“The gomeros who had gotten drunk while dumping the fuel, they too caught fire. They drank cerveza as they worked and then fell asleep in the brush. The fire took them, too. They howled a lot less than the animals, staggering around as if the alcohol in their veins were feeding the fire from within. No one went to help them; no one ran over with a blanket. The flames were too fierce.
That’s when Don Arturo saw a dog, all skin and bones, run toward the fire. The dog dove in that inferno and came out with two, three, finally six puppies, rolling each one on the ground to put out the flames. Singed, spitting smoke and ashes, covered in sores, but alive. They stumbled after their mother, who walked past the people gazing at the fire. She seemed to look right at each one of them, her eyes piercing the gomeros, the soldiers, and all the other miserable human beings who were just standing there. An animal senses cowardice. And respects fear. Fear is the more vital instinct, and deserves more respect. Cowardice is a choice, fear is a state of mind. That dog was afraid, but she dove into those flames to save her young. . . . Beasts have courage and know what it means to defend life. Men boast about courage, but all they know how to do is obey, crawl, get by.”
What I do know is that animals have an uncanny ability to exhibit physical courage. Perhaps it stems from a limited intelligence, or from a lack of concern about how they’re perceived by others? Maybe it arises from a disregard for their own safety, or from some evolutionary mechanism which compels them to fight, to try and survive, to shoulder heavy burdens? Again, I don’t know.
So, animals exhibit physical courage. What about intellectual courage? A subset of the human race has that in abundance. But what is it exactly? It’s easier to understand when you know what intellectual cowardice is:
“The opposite of intellectual courage, intellectual cowardice, is the fear of ideas that do not conform to one’s own. If we lack intellectual courage, we are afraid of giving serious consideration to ideas, beliefs, or viewpoints that we perceive as dangerous. We feel personally threatened when they conflict significantly with our personal identity—when we feel that an attack on the ideas is an attack on us as a person.”
Until a few days ago, I thought that those were the only two manifestations of courage. You could show physical and intellectual courage, or physical and intellectual cowardice. Of course, the two intertwine, but not as much as you think. It’s possible to be brave in one domain and cowardly in another. For example, there were brave Nazi soldiers who marched to their death in the Second World War with all the magnanimity and courage of story-book heroes. They were physically brave, intellectual cowards who went along with the Nazi ideology.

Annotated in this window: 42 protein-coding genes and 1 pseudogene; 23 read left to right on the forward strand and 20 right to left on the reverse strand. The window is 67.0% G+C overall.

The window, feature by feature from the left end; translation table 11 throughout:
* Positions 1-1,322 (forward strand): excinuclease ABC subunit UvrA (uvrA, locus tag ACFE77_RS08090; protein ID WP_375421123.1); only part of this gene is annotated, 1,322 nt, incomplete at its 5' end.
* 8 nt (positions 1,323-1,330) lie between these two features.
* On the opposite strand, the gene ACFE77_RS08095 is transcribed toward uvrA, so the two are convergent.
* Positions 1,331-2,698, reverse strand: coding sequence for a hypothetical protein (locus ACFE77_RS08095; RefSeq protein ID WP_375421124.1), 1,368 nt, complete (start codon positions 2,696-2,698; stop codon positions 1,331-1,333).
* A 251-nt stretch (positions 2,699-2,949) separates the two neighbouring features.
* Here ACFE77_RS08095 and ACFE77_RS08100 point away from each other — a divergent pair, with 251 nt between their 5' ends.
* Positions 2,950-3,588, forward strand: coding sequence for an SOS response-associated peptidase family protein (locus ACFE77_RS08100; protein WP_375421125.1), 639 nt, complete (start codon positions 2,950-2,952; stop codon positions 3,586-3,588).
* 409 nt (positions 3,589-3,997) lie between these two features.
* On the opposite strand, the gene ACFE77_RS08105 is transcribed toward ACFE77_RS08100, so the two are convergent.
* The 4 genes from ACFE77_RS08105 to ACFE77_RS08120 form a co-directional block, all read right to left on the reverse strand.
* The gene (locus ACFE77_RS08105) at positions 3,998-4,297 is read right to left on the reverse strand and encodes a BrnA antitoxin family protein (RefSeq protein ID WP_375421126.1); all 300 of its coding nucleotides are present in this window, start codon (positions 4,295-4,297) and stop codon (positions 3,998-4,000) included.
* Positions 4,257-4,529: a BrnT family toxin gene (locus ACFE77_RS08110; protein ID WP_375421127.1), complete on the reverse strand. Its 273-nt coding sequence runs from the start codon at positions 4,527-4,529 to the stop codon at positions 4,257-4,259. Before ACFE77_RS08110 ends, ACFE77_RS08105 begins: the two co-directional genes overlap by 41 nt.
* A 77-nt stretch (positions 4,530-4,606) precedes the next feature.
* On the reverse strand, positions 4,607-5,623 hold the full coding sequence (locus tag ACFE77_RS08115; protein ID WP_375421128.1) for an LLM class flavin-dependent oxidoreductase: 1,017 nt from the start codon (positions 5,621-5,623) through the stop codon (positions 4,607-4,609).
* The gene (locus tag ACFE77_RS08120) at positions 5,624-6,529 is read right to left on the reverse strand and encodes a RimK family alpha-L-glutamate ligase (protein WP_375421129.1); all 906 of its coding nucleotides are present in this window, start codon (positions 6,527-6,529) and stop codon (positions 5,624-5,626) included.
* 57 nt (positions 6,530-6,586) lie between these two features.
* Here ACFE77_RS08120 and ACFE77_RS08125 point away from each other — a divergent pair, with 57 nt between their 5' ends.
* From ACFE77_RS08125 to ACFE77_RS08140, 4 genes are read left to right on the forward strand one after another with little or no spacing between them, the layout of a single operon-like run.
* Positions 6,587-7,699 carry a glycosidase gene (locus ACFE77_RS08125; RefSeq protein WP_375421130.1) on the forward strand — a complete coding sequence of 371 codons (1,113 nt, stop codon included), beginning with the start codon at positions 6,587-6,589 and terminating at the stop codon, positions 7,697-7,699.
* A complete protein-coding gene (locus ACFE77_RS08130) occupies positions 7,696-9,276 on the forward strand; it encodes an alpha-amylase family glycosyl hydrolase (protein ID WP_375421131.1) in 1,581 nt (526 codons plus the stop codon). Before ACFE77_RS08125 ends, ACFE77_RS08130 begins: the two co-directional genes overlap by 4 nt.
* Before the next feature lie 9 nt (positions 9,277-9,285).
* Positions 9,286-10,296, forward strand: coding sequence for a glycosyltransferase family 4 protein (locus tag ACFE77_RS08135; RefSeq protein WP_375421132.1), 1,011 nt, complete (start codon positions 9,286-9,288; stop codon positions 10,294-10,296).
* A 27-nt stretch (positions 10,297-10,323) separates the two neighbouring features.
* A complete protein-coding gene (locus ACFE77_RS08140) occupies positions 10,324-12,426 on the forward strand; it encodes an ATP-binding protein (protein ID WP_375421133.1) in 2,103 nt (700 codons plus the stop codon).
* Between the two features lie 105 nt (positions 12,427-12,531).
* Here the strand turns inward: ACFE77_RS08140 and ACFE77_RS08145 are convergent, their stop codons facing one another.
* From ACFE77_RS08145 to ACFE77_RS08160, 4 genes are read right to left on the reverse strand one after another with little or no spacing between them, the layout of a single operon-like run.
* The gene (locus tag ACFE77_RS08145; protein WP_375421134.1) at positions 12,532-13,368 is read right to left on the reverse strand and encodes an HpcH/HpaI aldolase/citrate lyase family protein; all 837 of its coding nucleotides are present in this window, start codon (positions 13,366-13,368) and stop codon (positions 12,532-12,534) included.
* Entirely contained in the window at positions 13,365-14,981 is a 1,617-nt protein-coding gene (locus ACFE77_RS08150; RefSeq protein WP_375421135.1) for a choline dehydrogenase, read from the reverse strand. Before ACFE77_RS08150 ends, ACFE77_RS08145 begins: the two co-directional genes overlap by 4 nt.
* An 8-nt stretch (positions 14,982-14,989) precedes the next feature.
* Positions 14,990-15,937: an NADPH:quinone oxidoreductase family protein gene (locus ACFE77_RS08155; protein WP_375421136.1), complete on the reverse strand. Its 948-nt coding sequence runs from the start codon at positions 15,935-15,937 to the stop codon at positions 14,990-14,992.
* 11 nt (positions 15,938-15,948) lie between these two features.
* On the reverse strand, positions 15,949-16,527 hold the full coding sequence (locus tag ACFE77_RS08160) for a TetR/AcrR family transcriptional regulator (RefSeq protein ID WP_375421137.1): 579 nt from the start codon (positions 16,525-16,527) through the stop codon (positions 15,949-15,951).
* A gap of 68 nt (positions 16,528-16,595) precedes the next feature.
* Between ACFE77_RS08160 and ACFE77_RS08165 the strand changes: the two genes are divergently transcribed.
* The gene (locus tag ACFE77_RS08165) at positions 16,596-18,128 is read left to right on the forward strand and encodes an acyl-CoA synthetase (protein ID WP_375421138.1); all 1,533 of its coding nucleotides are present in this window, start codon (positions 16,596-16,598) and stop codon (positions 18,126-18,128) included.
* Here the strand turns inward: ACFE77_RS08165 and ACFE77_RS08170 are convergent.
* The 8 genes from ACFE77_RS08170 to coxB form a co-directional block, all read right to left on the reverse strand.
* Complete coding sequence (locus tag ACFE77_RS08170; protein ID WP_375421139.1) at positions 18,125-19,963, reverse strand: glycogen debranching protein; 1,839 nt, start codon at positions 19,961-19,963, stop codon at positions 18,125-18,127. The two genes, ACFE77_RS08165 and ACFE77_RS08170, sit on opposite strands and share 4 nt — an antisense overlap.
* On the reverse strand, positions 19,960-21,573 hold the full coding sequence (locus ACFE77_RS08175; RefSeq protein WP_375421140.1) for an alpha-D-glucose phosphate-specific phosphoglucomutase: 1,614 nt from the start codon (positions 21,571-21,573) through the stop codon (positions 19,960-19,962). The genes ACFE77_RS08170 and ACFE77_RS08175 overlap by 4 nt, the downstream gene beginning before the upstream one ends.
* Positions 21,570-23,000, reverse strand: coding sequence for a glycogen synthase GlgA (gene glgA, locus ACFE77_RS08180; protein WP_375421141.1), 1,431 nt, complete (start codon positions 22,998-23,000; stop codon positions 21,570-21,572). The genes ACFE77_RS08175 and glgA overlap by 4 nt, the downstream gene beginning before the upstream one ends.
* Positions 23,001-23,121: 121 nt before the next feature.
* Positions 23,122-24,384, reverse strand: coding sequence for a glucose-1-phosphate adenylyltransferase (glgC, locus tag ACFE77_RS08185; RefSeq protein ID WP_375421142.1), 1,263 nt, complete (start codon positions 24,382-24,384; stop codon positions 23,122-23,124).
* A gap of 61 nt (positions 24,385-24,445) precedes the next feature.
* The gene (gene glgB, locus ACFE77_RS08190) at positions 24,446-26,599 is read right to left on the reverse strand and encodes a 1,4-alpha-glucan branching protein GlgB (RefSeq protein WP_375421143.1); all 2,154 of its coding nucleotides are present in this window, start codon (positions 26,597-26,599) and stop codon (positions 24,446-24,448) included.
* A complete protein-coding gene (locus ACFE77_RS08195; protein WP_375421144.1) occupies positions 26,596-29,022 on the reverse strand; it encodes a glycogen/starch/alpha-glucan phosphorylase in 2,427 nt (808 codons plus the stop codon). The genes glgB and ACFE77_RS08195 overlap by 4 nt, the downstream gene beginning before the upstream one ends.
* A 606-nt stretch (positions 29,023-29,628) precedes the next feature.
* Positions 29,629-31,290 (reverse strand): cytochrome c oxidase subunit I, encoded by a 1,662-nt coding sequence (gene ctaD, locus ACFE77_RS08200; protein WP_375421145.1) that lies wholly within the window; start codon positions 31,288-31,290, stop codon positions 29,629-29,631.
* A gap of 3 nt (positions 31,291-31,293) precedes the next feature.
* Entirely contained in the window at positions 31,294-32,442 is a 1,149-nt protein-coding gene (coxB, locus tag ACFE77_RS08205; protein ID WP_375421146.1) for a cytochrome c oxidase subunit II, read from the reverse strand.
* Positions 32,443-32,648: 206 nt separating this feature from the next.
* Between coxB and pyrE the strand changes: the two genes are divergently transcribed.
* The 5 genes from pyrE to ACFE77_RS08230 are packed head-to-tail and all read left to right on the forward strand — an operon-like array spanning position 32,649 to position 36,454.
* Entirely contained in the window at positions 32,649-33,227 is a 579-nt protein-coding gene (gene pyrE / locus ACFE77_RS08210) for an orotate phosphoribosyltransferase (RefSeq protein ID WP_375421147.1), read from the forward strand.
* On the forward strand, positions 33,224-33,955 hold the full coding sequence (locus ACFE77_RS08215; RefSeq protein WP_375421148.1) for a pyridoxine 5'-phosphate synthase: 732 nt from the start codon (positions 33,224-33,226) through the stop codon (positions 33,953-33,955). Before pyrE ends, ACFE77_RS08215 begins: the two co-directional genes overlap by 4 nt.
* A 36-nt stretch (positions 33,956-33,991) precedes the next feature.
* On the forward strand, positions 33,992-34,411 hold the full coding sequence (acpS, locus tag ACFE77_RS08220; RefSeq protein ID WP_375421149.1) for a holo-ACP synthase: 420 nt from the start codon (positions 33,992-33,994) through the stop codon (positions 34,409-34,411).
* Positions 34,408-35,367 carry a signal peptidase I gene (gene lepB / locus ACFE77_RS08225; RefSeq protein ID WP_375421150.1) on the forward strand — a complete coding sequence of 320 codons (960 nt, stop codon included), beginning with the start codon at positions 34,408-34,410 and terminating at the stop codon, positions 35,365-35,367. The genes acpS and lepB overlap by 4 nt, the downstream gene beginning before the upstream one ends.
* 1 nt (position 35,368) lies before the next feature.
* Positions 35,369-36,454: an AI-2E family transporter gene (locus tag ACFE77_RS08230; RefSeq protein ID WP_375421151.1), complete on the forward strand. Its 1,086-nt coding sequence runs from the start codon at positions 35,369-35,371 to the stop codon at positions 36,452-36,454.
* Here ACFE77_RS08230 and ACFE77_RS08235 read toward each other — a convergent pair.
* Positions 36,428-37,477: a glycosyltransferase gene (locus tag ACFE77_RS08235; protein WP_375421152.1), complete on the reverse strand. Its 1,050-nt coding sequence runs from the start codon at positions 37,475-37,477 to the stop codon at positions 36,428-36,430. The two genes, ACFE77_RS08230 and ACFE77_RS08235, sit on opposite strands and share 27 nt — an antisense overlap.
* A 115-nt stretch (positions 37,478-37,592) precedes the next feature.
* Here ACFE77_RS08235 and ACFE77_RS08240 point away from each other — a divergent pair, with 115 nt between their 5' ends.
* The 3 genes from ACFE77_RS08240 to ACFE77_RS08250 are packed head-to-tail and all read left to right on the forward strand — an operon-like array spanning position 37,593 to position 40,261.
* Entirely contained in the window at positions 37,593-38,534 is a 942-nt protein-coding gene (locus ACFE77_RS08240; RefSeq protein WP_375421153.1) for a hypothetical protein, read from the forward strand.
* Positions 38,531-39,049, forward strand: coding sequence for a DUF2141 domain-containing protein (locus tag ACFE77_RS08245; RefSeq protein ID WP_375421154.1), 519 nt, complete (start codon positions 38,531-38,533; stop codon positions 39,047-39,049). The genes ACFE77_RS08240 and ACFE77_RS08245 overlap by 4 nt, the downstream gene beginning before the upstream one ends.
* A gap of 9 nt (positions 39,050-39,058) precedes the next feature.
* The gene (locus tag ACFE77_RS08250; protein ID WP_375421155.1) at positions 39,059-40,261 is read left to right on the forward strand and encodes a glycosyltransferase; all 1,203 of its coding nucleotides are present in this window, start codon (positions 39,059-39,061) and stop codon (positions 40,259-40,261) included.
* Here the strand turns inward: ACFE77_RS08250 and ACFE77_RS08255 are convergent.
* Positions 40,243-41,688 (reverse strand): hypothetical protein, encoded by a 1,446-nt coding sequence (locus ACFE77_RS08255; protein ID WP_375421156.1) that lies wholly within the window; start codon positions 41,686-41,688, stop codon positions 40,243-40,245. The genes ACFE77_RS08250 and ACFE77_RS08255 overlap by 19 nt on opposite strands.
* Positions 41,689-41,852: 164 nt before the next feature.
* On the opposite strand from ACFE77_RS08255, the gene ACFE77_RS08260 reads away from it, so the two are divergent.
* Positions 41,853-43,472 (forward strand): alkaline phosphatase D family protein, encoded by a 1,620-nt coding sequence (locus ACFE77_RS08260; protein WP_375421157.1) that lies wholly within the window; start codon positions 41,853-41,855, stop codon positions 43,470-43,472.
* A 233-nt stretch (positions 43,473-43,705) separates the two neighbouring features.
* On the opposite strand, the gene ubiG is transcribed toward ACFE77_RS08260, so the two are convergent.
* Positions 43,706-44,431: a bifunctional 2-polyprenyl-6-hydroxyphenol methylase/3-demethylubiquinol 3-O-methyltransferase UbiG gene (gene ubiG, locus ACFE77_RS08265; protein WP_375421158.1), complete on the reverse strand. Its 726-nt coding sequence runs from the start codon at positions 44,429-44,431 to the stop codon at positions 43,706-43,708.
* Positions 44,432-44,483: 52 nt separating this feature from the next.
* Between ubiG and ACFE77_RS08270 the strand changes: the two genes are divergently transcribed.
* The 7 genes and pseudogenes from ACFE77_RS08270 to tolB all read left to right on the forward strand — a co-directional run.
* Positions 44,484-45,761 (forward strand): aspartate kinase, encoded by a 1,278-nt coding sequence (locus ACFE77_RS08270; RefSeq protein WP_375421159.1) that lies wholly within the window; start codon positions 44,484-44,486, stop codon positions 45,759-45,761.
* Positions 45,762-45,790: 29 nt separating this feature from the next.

So, I’ve kept the physical and the intellectual versions of courage separate. But I began to wonder, what would you call a man or woman who is the possessor of both? I began to wonder, is there a higher plane than mere physical or intellectual courage? The answer is yes.
Skin in the game—or it’s strongest version, soul in the game—is a concept coined by Nassim Taleb. Skin in the game means that you take risks for what you believe in. Soul in the game means you take risks for what others believe in. The derivative of skin or soul in the game is moral courage. That’s the higher plane.
Moral courage is not simply meeting pain, suffering or death with composure and sureness. And it is not simply exploring and entertaining ideas and beliefs that oppose or conflict with your own. The morally courageous are those who, because they believe in freedom, fight against tyranny. The morally courageous are those who, because they believe in humanity, oppose the inhumane. The morally courageous work against the physical and intellectual presence of evil.
When I think about this triumvirate of courage, I think of a pyramid. The base is formed by two independent blocks; that of intellectual and physical courage. The peak is moral courage.